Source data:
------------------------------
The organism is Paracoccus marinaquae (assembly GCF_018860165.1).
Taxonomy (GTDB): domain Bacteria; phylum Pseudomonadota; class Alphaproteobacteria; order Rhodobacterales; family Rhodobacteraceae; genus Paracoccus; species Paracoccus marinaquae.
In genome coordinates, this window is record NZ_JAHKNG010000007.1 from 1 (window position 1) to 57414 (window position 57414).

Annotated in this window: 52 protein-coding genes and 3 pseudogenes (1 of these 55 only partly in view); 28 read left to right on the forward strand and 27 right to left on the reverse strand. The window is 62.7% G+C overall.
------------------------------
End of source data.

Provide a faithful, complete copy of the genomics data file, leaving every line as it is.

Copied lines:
The organism is Paracoccus marinaquae (assembly GCF_018860165.1).
Taxonomy (GTDB): domain Bacteria; phylum Pseudomonadota; class Alphaproteobacteria; order Rhodobacterales; family Rhodobacteraceae; genus Paracoccus; species Paracoccus marinaquae.
In genome coordinates, this window is record NZ_JAHKNG010000007.1 from 1 (window position 1) to 57414 (window position 57414).

Annotated in this window: 52 protein-coding genes and 3 pseudogenes (1 of these 55 only partly in view); 28 read left to right on the forward strand and 27 right to left on the reverse strand. The window is 62.7% G+C overall.